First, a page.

By Blake Tommey
“When You’re Poor, You’re Prey.”
The night Holly McAdams took her daughter and fled her home in Ohio, it cost her a house to live in. After years of forfeiting her own pain medication to her pill-addicted husband, it cost her own health. When she reported her violent husband and neighbors to the state police, it cost her safety. Because she had been without a car for many years, her newly-acquired Chevy Malibu cost one of the highest interest rates on the market for car insurance. When she landed in Somerset, Kentucky, it eventually cost her marriage. And when she took out a $1,000 loan from Castle Payday, it cost $8,640 in interest payments — an interest rate of 864 percent.
“It’s a vicious cycle and you can’t get out of it,” McAdams explained.
“When you’re poor, you’re prey. You get your paycheck, you pay your bills, you buy groceries and then you have nothing left. If something goes wrong with your car, you’re stuck. So you get one of these loans and you pay to fix it, and you’re stuck. And it’s legal, perfectly legal! If the banks are geared for the rich and their interest rates are low, and payday loans are geared for the poor and their interest rates are high, how does that make a bit of sense? It’s hypocrisy at its finest.”
In Southern Kentucky where poverty means prey, Cooperative Baptist Fellowship field personnel Scarlette Jasper is partnering in renewing God’s world with support from the CBF Offering for Global Missions. Through education, housing assistance and developing the assets of local residents, Jasper is bearing witness to Jesus Christ and working to repair lives broken by rural poverty — including McAdams’.
McAdams had connected with Jasper through Bethany House, a domestic violence shelter in Somerset and one of Jasper’s many partners in the region. They met for a warm meal and an even warmer offer on a place to live. Jasper connected McAdams with an affordable apartment, even contributing to the security deposit, and assisted her daughter, Alice, to get plugged into a local school. Jasper also arranged for workers at Potentials Inc., another assistance partner, to drive McAdams to her medical appointments and help her apply for disability benefits.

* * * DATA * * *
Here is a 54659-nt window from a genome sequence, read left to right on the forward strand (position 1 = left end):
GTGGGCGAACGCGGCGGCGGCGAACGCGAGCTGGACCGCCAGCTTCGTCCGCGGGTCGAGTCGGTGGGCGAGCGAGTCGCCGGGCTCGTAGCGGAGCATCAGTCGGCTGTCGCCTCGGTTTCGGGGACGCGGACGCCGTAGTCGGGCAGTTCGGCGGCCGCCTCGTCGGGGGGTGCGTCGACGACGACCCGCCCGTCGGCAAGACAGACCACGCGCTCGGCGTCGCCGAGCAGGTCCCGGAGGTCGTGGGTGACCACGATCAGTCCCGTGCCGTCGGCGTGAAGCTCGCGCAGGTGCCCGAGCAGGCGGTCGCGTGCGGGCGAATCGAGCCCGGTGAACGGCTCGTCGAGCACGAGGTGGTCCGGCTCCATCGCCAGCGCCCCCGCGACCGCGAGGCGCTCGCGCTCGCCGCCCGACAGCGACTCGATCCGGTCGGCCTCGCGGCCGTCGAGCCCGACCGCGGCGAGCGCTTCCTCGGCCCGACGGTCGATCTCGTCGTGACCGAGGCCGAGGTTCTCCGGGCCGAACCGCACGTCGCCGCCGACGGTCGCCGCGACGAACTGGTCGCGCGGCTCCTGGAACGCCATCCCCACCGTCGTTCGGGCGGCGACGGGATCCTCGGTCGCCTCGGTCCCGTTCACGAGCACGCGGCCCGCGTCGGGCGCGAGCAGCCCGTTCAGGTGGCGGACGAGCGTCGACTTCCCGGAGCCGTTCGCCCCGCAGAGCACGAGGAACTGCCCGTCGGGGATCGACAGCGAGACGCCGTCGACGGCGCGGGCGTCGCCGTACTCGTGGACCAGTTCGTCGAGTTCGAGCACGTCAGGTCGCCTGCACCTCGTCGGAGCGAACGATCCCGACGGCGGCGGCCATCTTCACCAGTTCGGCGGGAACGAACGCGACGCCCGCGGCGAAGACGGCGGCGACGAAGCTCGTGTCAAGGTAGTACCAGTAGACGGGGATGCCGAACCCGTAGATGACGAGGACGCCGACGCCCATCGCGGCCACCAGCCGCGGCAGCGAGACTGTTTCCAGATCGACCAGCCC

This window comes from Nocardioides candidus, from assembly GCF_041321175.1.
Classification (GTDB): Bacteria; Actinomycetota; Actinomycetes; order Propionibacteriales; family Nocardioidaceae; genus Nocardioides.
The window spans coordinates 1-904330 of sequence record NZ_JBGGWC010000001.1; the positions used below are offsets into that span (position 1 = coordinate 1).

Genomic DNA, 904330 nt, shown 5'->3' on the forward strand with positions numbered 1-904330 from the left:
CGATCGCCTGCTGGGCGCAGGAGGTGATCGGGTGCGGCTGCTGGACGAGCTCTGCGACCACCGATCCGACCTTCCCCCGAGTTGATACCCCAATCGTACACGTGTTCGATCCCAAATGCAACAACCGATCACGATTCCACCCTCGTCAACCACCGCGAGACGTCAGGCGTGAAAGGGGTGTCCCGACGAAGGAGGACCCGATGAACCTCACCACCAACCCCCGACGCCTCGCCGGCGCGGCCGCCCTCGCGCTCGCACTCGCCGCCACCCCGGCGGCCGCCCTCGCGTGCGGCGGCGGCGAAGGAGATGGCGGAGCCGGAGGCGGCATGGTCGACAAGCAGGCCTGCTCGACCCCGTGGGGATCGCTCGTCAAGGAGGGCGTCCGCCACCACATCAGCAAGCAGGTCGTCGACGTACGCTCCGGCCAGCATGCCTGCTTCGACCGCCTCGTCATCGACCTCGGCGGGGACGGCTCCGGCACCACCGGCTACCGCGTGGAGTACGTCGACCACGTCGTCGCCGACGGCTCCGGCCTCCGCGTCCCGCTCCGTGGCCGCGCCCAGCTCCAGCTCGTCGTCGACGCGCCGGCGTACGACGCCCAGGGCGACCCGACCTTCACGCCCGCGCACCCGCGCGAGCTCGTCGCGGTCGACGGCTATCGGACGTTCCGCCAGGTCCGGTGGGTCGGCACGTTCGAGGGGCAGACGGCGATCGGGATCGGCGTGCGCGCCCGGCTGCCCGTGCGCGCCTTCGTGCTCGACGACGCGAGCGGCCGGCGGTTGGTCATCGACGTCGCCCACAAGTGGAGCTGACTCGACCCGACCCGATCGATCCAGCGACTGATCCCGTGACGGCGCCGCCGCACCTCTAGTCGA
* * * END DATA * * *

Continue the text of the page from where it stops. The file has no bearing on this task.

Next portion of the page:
McAdams says her journey through poverty has taken a lot from her, but her faith and her friends have given her the strength to stand. Alice, now 18-years-old, is attending college and McAdams is working with a credit counselor to clear the disabling interest. Though there is no easy solution for the cycle of poverty, Jasper says combatting predation means bearing witness to the transforming love of Christ in the lives of others.
“God’s call to us in light of global poverty is to help each other,” Jasper said. “The solution to persistent poverty is not a handout; it’s a hand up; it means doing what Jesus did — feeding the poor, clothing those who need clothing, taking care of the sick, but also helping them make sustainable changes that move them into community and opportunities to help their neighbor. It means forming partnerships that will help engage communities in transformational development together.”
For Jasper, partnership means impacting more lives than she ever could alone. At her commissioning in 2014 at the CBF General Assembly, Jasper brought with her more than 20 years of partnerships around fighting rural poverty in southern Kentucky, including with Potentials Inc., a nonprofit that assists families with medical crises, and with Mountain Moms, an organization that provides support and self-care education for women fleeing domestic violence. In addition, Jasper’s long-term partnership with the Housing Authority of Somerset yields numerous development opportunities for families living in poverty, including a bi-annual financial counseling series, workshops on predatory lending and home ownership and nutrition education for elderly and disabled housing communities.
With support from local and other partners as well as the CBF Offering for Global Missions, Jasper attends to the 10-county region surrounding her home in Somerset. McCreary County, home to many of the families and individuals with whom Jasper works, has a median household income of $20,000 and a poverty rate of 47 percent. It